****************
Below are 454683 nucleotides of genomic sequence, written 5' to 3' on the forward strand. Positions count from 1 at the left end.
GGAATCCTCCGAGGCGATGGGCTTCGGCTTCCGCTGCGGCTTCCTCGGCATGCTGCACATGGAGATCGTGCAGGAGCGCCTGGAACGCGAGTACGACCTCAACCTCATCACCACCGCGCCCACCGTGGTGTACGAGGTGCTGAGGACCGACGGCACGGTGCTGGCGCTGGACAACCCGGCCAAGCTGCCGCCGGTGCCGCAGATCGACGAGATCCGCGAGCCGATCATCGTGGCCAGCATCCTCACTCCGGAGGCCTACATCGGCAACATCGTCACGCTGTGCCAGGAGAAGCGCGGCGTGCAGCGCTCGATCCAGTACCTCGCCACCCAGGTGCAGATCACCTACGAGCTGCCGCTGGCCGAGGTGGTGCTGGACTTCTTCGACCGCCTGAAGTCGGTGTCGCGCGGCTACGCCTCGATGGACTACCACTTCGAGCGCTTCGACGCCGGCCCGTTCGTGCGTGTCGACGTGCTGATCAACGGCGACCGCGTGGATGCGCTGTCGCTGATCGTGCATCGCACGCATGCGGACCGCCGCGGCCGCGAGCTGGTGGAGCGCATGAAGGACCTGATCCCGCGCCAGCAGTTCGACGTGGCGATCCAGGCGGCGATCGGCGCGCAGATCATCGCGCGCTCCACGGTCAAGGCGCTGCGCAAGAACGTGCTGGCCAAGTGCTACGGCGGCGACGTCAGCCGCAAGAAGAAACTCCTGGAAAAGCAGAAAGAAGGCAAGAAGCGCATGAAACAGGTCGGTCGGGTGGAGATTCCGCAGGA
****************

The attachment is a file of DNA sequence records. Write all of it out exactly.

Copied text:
Below are 454683 nucleotides of genomic sequence, written 5' to 3' on the forward strand. Positions count from 1 at the left end.
GGAATCCTCCGAGGCGATGGGCTTCGGCTTCCGCTGCGGCTTCCTCGGCATGCTGCACATGGAGATCGTGCAGGAGCGCCTGGAACGCGAGTACGACCTCAACCTCATCACCACCGCGCCCACCGTGGTGTACGAGGTGCTGAGGACCGACGGCACGGTGCTGGCGCTGGACAACCCGGCCAAGCTGCCGCCGGTGCCGCAGATCGACGAGATCCGCGAGCCGATCATCGTGGCCAGCATCCTCACTCCGGAGGCCTACATCGGCAACATCGTCACGCTGTGCCAGGAGAAGCGCGGCGTGCAGCGCTCGATCCAGTACCTCGCCACCCAGGTGCAGATCACCTACGAGCTGCCGCTGGCCGAGGTGGTGCTGGACTTCTTCGACCGCCTGAAGTCGGTGTCGCGCGGCTACGCCTCGATGGACTACCACTTCGAGCGCTTCGACGCCGGCCCGTTCGTGCGTGTCGACGTGCTGATCAACGGCGACCGCGTGGATGCGCTGTCGCTGATCGTGCATCGCACGCATGCGGACCGCCGCGGCCGCGAGCTGGTGGAGCGCATGAAGGACCTGATCCCGCGCCAGCAGTTCGACGTGGCGATCCAGGCGGCGATCGGCGCGCAGATCATCGCGCGCTCCACGGTCAAGGCGCTGCGCAAGAACGTGCTGGCCAAGTGCTACGGCGGCGACGTCAGCCGCAAGAAGAAACTCCTGGAAAAGCAGAAAGAAGGCAAGAAGCGCATGAAACAGGTCGGTCGGGTGGAGATTCCGCAGGA